Navalny was leading a campaign called “Smart Vote” – an effort to get votes for the local election candidates who had the best chances of defeating the United Russia candidates.

The CNN-Bellingcat investigation identifies the Russian specialists who succeeded Putin's opponent Alexei Navalny before he was poisoned

The Kremlin critic was eventually transferred to Berlin for treatment, after Russian doctors initially insisted that the opposition leader was too sick to make the trip.

The German government later revealed that the tests proved it was Poisoning with a chemical nerve agent From the Novichok group.

The Kremlin has denied any attempt to harm Nafalni, and Russian state television has spun a bunch of conspiracy theories to explain the apparent assassination attempt.

But the Russian government was met with quick criticism from international leaders, as German Chancellor Angela Merkel said: “There are very serious questions now that only the Russian government can answer.”

In mid-December, prof The CNN-Bellingcat investigation uncovered evidence The Russian Federal Security Service (FSB) formed the elite nerve agents team that had succeeded Navalny for years.
During that Marathon Annual Press ConferencePutin’s comments on the Navalny reports were as bragging as they were denial. Who needs it anyway? [Russian agents] They wanted it, maybe they would finish it. ”

In fact, Navalny’s poisoning destroyed much of the goodwill that Russia had sought to build internationally amid the pandemic.

In early April, the Russian government carried out a public relations coup Send fans and protection equipment To New York to help hospitals on the front line of the crisis.
It was more symbolic than substance: the respirators were the same The model caught fire in Russian hospitalsThe US Federal Emergency Management Agency said it was never used.

The Russian government has also thrown its weight behind efforts to develop a vaccine for the Coronavirus, a project that has become a matter of national prestige.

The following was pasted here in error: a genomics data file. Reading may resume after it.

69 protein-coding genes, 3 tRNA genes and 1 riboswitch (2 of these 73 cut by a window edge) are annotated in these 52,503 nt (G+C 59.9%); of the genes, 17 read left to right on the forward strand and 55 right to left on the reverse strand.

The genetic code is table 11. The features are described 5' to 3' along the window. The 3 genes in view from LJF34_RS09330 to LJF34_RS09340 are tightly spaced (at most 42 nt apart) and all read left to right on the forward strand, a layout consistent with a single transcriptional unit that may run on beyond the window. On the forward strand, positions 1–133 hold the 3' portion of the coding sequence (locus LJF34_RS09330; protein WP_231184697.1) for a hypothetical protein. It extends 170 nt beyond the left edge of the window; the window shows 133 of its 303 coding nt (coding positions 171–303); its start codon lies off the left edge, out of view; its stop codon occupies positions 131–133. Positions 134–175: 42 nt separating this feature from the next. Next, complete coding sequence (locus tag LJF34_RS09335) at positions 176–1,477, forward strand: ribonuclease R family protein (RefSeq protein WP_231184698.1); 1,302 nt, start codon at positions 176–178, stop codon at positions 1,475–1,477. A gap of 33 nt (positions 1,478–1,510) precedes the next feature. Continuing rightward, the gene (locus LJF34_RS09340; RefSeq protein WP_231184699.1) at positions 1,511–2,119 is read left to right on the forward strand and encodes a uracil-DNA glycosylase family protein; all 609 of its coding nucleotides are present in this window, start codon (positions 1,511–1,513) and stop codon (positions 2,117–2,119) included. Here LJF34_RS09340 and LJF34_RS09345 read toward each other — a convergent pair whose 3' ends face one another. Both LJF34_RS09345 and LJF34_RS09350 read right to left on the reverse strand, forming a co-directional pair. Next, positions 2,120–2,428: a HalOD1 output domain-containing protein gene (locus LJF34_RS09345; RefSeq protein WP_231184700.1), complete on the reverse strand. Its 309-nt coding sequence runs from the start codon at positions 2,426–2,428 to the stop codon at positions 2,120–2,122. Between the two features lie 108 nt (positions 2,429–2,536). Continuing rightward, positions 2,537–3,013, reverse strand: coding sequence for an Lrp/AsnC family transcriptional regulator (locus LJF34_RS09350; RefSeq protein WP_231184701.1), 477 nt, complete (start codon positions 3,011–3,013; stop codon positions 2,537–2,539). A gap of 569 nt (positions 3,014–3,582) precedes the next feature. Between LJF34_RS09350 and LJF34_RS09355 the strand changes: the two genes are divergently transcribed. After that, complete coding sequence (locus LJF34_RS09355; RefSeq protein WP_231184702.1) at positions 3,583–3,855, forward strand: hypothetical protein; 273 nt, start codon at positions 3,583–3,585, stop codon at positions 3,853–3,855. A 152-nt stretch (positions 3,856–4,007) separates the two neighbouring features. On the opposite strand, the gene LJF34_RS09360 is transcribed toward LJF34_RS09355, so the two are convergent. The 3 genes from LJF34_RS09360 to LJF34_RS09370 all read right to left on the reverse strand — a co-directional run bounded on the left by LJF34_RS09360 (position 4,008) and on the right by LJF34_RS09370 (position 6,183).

In August, Putin announced with great fanfare that a domestically developed Russian vaccine – called Sputnik V, a name inspired by the Cold War space race – had been approved for public use, although it had not passed through phase III trials. This rush to appear first sparked international suspicion, as did the Kremlin’s subsequent admission of it Putin himself will not take a jab.
This is not surprising: information about Putin’s health is a closely guarded secret, and the presidential administration has taken exceptional measures to protect the head of state from the Coronavirus, including installing a special device.Tunnel disinfectant“For visitors to his residence outside Moscow and in the Kremlin.

The outbreak of war between Armenia and Azerbaijan over the Nagorno-Karabakh region further test the Russian government’s crisis management skills in 2020.

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While the short but severely bloody fighting ended with the deployment of Russian peacekeepers to Nagorno Karabakh, the ceasefire agreement also demonstrated Turkey’s regional influence. Russia is no longer the only indispensable power in the post-Soviet space.

Finally, Putin, Bolsonaro and Amelou congratulated Biden on his victory in the US election

The Kremlin flag is an imprecise one, but as 2020 draws to a close, one wonders if Putin will reconsider those clear plans to stay as president until 2036.

After all, Russian lawmakers devised a potential escape plan for the Kremlin leader, as they approved legislation that would grant former presidents life. Immunity from criminal prosecution.

The bill in no way signifies the Russian president’s imminent departure from office – after all, Putin is a man who likes to keep his options open.

But to some observers, the bill was reminiscent of former Russian President Boris Yeltsin’s sudden handover of power to then prime minister Putin on New Year’s Eve, 1999. One of Putin’s first acts as president was to sign a degree that would grant Yeltsin immunity.

Hence, the tense and difficult end of this year is likely to leave enthusiastic Russian observers watching for any new surprises in the new year from Putin.